Tgshrhshrgshhsgtbzvt fn gn gn f dg fnc fg v v gfvcbcbch gxcvgvgfgggfhdgfgggfhgthgfghfghvfghgggbbggggbvbbnmjjilpiuyrewwqwweertyyuuioplkjhgggfddssazxcvbnmmmbvxzzadfhjjiytdswqeryiopppmgdgsg.

    3 out of 9 people found this review helpful.

    Was this review helpful? Yes  No   Report this review
  • Posted June 22, 2010

    more from this reviewer

    LOVED IT IN JR. HIGH BUT AS AN ADULT NOT SO MUCH!

    I used to love this book in Jr. High but after reading it again I really can tell you I won't be reading it again.It's not a bad book,it's just something I don't plan on reading again.I think I have already ruined the great memories I had of it. It's weird how the things we used to love are not the same as we get older! I would say if you're maybe a preteen or under 14 this book is for you and you will love it! : )

    3 out of 4 people found this review helpful.

    Was this review helpful? Yes  No   Report this review
  • Anonymous

    Posted February 10, 2014

    Nice

    I just started to read the book and I fewl that this book is going to be good. So every girl out there should buy this book.

    2 out of 2 people found this review helpful.

    Was this review helpful? Yes  No   Report this review
  • Anonymous

    Posted April 12, 2013

    Yooooo

    Hi

    2 out of 6 people found this review helpful.

    Was this review helpful? Yes  No   Report this review
  • Anonymous

    Posted March 19, 2013

    Love it!

    This book is epic evey girl should read this book. This is book 2 from just as long as we're together by judy blum

    2 out of 2 people found this review helpful.

    Was this review helpful? Yes  No   Report this review
  • Anonymous

    Posted August 8, 2012

    Amazing Book

    Judy Blume is great! Tales of a Fourth Grade Nothing and Just As Long As Were Together are some of my other favorites. I would totally recomend this to my friends. It has a lot of swearing but besides that its good.~ 10 year old girl

    2 out of 2 people found this review helpful.

    Was this review helpful? Yes  No   Report this review
  • Posted June 5, 2012

    It's a good book.

    It's a good book.

    2 out of 4 people found this review helpful.

    Was this review helpful? Yes  No   Report this review
  • Posted January 30, 2009

    more from this reviewer

    I Also Recommend:

    Okay Book

    This book for me was good because I could relate to it. Except for the fact that it takes place for a like 7th grader but I can still relate to it 'cause I'm a teenager.

    2 out of 2 people found this review helpful.

    Was this review helpful? Yes  No   Report this review
  • Anonymous

    Posted February 14, 2005

    great

    great book u sould really read it my fav books r ofcoures just as long as were together and here's to u rachel robison and im not really a reader judy blume writes the only books i will read

    2 out of 2 people found this review helpful.

    Was this review helpful? Yes  No   Report this review
  • Anonymous

    Posted June 15, 2003

    Noelle (Hypernerl@hotmail.com) Email me

    It was an awesome book!!! I read the whole thing in 2 days. I couldnt stop reading it in between classes and being home. A DEFINITE MUST HAVE!!!!!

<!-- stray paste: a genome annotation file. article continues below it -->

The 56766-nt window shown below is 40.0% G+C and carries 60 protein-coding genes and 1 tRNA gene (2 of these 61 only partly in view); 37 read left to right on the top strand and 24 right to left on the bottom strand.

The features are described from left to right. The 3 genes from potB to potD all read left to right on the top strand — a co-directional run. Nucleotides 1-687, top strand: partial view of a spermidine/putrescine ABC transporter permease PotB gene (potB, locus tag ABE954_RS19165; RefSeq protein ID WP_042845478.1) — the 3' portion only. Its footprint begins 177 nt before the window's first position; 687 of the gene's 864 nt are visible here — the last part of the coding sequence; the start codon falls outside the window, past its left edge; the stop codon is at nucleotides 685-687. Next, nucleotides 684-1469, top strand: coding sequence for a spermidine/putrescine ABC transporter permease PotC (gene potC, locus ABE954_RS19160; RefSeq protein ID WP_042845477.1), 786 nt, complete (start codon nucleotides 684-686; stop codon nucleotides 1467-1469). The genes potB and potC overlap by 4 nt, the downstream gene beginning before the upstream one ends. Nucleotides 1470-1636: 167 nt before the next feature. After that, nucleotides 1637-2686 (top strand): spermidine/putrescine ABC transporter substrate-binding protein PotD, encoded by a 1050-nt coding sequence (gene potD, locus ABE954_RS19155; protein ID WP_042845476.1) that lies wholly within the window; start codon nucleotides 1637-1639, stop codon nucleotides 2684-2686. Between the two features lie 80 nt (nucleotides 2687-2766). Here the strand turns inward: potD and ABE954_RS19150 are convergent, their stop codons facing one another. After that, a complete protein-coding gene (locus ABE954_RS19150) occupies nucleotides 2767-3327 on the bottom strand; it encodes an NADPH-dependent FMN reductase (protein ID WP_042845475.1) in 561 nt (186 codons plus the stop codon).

2 out of 2 people found this review helpful.

    Was this review helpful? Yes  No   Report this review
  • Anonymous

    Posted January 9, 2003

    This book is the BOMB!

    This book is so tight and I do wish that Judy Blume would make a follow-up book.I NEED to know what happens with Rachel and Jeremy and I think her brother sounds cool so I have to know about him!

    2 out of 2 people found this review helpful.

    Was this review helpful? Yes  No   Report this review
  • Anonymous

    Posted July 31, 2013

    Here's To You, Rachel Robinson!

    This book is a sequal to 'Just as Long as We're Together.' All of the Robinson's family trouble starts when Rachel's older brother, Charles, comes home from boarding school in Vermont. Rachel thinks this is the end of her great life, and, her sister, Jessica, seems to think so too. Charles never eats dinner with his family, and, late at night when Rachel goes to gt tea, Charles is always there, eating cold leftovers. Rachel and Jessica beg their parents to do something, and, all they do is sign a contract with a family therapist tha says they won't be mean and other things. Ij yhe end, not everything works out, but, the family's problems are resolved in many ways.- Adrianna Lawson, Reader.

    1 out of 1 people found this review helpful.

    Was this review helpful? Yes  No   Report this review
  • Anonymous

    Posted March 24, 2013

    Similar

    I really loved this book. Mainly because Rachel is a lot like me. She and I both play flute, we have the same name, and we both go to music camp each year. She also goes through many things that I have gone through in my life at the time I was her age. What many people will like about this book is it's heartwarming, funny, and something they can relate to in their life.

    1 out of 1 people found this review helpful.

    Was this review helpful? Yes  No   Report this review
  • Anonymous

    Posted October 25, 2012

    Cool

    I am a huge judy blume fan i havent read this book yet but im about to so i gtg biii

    1 out of 1 people found this review helpful.

    Was this review helpful? Yes  No   Report this review
See All Sort by: Showing 1 – 20 of 48 Customer Reviews

If you find inappropriate content, please report it to Barnes & Noble
Why is this product inappropriate?
Comments (optional)